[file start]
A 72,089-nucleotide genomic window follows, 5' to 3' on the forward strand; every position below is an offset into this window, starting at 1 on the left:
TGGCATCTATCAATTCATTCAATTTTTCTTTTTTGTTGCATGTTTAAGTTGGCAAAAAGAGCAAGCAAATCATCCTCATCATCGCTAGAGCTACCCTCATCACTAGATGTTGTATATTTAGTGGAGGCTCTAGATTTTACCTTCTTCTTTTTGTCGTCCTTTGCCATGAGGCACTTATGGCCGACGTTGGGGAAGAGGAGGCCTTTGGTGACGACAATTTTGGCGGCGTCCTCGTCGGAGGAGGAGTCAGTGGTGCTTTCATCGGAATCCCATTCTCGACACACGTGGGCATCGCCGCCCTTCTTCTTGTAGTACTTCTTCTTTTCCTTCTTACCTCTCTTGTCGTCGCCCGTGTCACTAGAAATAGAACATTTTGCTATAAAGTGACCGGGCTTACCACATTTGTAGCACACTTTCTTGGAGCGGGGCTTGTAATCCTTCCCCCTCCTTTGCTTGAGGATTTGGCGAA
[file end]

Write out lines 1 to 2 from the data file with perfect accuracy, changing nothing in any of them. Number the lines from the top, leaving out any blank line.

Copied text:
A 72,089-nucleotide genomic window follows, 5' to 3' on the forward strand; every position below is an offset into this window, starting at 1 on the left:
TGGCATCTATCAATTCATTCAATTTTTCTTTTTTGTTGCATGTTTAAGTTGGCAAAAAGAGCAAGCAAATCATCCTCATCATCGCTAGAGCTACCCTCATCACTAGATGTTGTATATTTAGTGGAGGCTCTAGATTTTACCTTCTTCTTTTTGTCGTCCTTTGCCATGAGGCACTTATGGCCGACGTTGGGGAAGAGGAGGCCTTTGGTGACGACAATTTTGGCGGCGTCCTCGTCGGAGGAGGAGTCAGTGGTGCTTTCATCGGAATCCCATTCTCGACACACGTGGGCATCGCCGCCCTTCTTCTTGTAGTACTTCTTCTTTTCCTTCTTACCTCTCTTGTCGTCGCCCGTGTCACTAGAAATAGAACATTTTGCTATAAAGTGACCGGGCTTACCACATTTGTAGCACACTTTCTTGGAGCGGGGCTTGTAATCCTTCCCCCTCCTTTGCTTGAGGATTTGGCGAA